Focusing on the 1920s expedition filmmaking of William J. Morden, field associate in mammalogy at the American Museum of Natural History, this talk considers the expedition film, a relatively unexplored cinematic mode defined by restlessness and networks of transportation, in the light of an eclectic mix of interdisciplinary theory.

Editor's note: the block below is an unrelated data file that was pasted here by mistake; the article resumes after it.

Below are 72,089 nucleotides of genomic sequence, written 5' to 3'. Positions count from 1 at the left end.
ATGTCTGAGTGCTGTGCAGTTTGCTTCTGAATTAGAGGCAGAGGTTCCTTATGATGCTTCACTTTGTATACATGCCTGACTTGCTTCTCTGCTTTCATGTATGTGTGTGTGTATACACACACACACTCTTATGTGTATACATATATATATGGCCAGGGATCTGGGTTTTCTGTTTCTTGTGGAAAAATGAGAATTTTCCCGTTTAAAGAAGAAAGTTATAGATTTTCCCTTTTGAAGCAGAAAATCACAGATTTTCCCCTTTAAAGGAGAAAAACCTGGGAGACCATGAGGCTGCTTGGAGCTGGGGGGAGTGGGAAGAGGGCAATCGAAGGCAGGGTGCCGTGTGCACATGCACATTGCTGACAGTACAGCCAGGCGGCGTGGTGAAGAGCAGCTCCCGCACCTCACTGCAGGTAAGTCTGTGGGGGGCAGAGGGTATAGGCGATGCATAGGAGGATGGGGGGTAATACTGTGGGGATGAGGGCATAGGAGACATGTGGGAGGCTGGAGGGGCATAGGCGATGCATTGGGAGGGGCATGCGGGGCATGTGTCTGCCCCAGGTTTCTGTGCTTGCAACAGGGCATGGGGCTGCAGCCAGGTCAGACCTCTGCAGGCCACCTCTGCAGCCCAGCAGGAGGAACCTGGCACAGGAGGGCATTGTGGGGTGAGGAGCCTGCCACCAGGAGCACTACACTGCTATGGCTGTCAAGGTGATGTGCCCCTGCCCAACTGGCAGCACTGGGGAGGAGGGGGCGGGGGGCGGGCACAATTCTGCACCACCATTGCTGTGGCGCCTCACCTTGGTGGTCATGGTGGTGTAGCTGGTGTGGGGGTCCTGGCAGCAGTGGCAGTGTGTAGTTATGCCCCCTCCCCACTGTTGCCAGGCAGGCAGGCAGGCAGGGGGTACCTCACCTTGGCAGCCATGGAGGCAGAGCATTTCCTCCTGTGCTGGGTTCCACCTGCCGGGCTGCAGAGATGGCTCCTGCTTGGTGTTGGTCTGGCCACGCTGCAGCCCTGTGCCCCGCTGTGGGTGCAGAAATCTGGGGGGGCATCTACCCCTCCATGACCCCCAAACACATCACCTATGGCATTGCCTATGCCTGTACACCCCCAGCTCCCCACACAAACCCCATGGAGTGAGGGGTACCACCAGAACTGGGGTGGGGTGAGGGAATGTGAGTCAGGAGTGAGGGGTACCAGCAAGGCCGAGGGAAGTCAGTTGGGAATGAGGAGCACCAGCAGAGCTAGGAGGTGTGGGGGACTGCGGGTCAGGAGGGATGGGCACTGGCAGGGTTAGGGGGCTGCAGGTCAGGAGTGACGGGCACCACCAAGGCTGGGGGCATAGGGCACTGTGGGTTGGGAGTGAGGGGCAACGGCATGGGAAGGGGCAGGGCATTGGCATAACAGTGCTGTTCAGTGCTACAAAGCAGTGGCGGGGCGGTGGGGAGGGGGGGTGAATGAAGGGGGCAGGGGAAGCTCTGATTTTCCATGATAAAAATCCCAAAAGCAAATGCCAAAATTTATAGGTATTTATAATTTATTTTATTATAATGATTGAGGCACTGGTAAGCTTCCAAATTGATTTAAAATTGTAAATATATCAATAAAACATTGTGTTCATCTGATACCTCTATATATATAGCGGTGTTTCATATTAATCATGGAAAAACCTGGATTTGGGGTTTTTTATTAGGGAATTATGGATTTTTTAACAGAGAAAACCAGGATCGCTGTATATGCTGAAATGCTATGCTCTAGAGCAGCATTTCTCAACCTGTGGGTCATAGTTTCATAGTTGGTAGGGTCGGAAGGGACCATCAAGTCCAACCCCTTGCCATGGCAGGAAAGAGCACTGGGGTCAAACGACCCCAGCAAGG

Alison Griffiths is a Professor at Baruch College, CUNY and a member of the doctoral faculty in Theater at the CUNY Graduate Center where she teaches film history, visual and media studies, and corporate representation in media. Griffiths is an interdisciplinary media scholar whose research spans the fields of Cinema Studies, Cultural Theory, Museum Studies, Anthropology, Penology, Medieval Visual Studies, and New Media. Her second book, Shivers Down Your Spine: Cinema, Museums, and the Immersive View(Columbia, 2008), constructs a genealogy of immersive ways of seeing, tracing them to such spaces as medieval cathedrals, panoramas, planetariums, and the Imax movie theater. Her third book, Carceral Fantasies: Cinema and Prisons in Early Twentieth Century America is forthcoming.